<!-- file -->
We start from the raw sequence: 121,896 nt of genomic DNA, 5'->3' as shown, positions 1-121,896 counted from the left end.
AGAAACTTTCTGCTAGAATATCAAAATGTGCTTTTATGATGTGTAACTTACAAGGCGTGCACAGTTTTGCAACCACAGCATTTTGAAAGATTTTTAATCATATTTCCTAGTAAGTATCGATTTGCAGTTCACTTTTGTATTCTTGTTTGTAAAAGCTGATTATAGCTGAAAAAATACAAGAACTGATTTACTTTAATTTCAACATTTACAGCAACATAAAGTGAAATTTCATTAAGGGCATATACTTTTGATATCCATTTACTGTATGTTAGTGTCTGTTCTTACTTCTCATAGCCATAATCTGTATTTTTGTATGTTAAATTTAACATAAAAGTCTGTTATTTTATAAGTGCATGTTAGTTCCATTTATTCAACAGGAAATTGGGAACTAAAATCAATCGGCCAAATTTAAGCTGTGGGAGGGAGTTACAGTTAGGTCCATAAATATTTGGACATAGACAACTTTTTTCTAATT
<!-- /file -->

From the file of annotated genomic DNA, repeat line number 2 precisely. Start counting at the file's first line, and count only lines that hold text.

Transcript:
AGAAACTTTCTGCTAGAATATCAAAATGTGCTTTTATGATGTGTAACTTACAAGGCGTGCACAGTTTTGCAACCACAGCATTTTGAAAGATTTTTAATCATATTTCCTAGTAAGTATCGATTTGCAGTTCACTTTTGTATTCTTGTTTGTAAAAGCTGATTATAGCTGAAAAAATACAAGAACTGATTTACTTTAATTTCAACATTTACAGCAACATAAAGTGAAATTTCATTAAGGGCATATACTTTTGATATCCATTTACTGTATGTTAGTGTCTGTTCTTACTTCTCATAGCCATAATCTGTATTTTTGTATGTTAAATTTAACATAAAAGTCTGTTATTTTATAAGTGCATGTTAGTTCCATTTATTCAACAGGAAATTGGGAACTAAAATCAATCGGCCAAATTTAAGCTGTGGGAGGGAGTTACAGTTAGGTCCATAAATATTTGGACATAGACAACTTTTTTCTAATT